x Abu Dhabi, UAEWednesday 26 July 2017

Doha Bank has 'three options' to lift capital

What's Down: Concern is mounting that Doha Bank may not have enough capital to support its ambitious growth targets during the year ahead.

JPMorgan downgraded Doha Bank to
JPMorgan downgraded Doha Bank to "neutral" this month, trimming its target share price by 8.4 per cent to 76 Qatari rials each. Ryan Carter / The National

Doha Bank had a good year in 2011, but will the Qatari lender run out of steam in the months ahead?

It was buoyed last year by the country's moves to prepare its infrastructure for hosting the 2022 Fifa World Cup, lifting its profit 44.9 per cent to 230.4 million rials.

But the bank's shares have barely budged since the start of the year, and analysts have warned that Doha Bank may be too thinly capitalised to support its loan-growth targets.

JPMorgan downgraded Doha Bank to "neutral" this month, trimming its target share price by 8.4 per cent to 76 rials.

The bank's capital adequacy ratio is expected to fall to 12 per cent by next year, which the country's central bank has advised should be the minimum level.

"We see Doha Bank's ambition to strategically use the opportunity of robust Qatari economic growth for asset book expansion and enhance its international network by making an [emerging market] acquisition, being constrained by a relatively limited capital base," analysts from JPMorgan wrote in a research report.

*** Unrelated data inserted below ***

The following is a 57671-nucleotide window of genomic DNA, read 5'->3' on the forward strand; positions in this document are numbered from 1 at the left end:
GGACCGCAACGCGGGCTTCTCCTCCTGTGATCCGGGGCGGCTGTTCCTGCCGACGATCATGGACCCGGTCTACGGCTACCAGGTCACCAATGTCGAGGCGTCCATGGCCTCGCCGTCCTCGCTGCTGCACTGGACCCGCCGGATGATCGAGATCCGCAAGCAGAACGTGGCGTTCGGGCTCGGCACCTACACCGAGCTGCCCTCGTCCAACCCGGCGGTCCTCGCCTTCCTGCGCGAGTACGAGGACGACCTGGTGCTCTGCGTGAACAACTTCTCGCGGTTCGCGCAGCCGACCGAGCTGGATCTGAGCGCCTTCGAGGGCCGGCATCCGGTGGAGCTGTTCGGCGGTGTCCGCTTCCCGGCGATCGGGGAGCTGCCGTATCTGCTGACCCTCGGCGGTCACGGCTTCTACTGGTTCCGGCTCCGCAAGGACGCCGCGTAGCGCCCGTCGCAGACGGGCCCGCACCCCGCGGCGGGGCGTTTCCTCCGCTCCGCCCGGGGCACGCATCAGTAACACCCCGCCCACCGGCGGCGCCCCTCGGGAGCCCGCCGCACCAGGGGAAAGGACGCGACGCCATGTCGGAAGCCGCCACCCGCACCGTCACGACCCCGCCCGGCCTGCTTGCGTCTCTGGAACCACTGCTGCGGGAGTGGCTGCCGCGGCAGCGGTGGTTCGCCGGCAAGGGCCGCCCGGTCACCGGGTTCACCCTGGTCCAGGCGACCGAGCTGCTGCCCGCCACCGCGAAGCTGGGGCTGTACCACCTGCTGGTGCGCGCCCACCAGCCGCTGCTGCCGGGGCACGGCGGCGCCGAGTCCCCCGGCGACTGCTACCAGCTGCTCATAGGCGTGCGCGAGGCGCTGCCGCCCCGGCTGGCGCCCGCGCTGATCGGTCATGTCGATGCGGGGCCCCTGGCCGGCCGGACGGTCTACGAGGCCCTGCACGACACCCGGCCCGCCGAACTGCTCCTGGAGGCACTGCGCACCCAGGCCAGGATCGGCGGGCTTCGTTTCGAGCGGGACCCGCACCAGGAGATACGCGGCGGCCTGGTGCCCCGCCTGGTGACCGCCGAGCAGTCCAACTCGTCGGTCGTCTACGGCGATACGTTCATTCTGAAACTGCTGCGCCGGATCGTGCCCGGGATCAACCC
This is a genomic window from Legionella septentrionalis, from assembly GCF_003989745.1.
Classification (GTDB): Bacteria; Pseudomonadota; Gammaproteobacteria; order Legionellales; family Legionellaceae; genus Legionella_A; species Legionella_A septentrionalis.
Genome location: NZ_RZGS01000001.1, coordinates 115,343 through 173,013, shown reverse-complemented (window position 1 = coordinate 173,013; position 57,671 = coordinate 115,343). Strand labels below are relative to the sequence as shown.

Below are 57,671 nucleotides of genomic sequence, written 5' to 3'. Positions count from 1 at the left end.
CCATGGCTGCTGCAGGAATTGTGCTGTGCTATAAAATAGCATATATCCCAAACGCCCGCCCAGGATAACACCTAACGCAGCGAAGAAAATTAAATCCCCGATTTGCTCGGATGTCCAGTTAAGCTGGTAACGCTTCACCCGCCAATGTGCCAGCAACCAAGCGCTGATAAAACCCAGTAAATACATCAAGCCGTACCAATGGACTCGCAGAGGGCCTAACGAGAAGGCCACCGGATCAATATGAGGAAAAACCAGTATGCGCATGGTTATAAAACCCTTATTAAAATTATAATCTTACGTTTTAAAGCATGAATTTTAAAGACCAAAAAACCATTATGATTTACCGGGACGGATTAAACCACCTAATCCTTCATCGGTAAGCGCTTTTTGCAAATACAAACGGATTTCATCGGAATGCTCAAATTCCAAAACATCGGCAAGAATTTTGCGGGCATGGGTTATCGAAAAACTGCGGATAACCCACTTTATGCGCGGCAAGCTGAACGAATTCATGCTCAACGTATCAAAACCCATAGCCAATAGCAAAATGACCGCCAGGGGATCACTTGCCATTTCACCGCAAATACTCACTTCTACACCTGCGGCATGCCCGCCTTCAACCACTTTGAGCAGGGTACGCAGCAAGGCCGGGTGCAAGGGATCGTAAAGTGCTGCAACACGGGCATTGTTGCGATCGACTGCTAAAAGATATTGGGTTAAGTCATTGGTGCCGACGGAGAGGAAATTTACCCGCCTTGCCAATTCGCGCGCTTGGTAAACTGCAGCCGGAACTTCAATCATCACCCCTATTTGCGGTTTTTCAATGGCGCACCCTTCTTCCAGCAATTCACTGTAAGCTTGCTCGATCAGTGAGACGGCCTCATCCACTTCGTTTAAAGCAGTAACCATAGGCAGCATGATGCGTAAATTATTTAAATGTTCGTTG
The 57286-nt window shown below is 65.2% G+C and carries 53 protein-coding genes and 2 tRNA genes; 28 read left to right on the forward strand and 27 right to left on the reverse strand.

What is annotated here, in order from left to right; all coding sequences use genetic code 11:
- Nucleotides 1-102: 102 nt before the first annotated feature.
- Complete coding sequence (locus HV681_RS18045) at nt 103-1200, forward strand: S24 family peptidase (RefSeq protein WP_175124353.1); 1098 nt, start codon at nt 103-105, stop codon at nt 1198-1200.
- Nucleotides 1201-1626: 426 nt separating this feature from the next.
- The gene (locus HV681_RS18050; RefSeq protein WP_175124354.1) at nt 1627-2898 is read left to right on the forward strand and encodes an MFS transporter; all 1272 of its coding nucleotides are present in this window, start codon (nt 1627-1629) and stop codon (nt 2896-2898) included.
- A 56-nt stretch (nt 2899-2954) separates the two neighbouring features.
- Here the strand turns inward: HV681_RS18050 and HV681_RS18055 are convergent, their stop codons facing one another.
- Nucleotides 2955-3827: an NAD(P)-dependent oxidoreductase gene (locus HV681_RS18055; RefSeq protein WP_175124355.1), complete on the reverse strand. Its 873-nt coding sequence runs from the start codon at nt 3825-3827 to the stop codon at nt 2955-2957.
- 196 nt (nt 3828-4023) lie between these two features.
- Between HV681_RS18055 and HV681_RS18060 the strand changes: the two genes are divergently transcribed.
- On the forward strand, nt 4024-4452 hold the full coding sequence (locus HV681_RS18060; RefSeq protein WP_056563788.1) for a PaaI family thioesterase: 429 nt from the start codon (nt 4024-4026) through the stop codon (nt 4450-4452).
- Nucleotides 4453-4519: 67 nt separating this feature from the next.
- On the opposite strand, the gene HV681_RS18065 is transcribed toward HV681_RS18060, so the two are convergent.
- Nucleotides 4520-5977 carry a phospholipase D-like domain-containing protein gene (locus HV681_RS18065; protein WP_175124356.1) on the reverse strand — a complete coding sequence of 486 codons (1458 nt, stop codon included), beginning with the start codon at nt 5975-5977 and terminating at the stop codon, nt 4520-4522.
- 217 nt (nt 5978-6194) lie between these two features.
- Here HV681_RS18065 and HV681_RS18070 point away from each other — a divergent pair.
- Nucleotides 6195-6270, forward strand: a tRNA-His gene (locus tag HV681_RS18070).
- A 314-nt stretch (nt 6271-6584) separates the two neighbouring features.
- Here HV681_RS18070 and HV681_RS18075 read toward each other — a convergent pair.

Doha Bank has three options, the note said: cut the dividend; attempt a rights issue; or sell its Islamic banking business.

"We believe increasing focus on capital could make the stock take a breather in 1H [the first half of] 2012," the note added.

While the bank produced decent levels of loan growth during the fourth quarter, that has not always been the case, said Raj Madha, a financial analyst at Rasmala Investment Bank.

"It's getting difficult for them to maintain any sort of level of growth in 2012 without running close to regulatory minimums," he said.

Doha Bank's ambitions to expand internationally, particularly in India, were yet to yield significant results, Mr Madha added.

"We remain to be convinced that they can become a serious player on the international stage outside of Qatar," he said.

"I wouldn't expect Doha Bank would be among the first tier of financial entities to get one of the new banking licences in India once they are issued."


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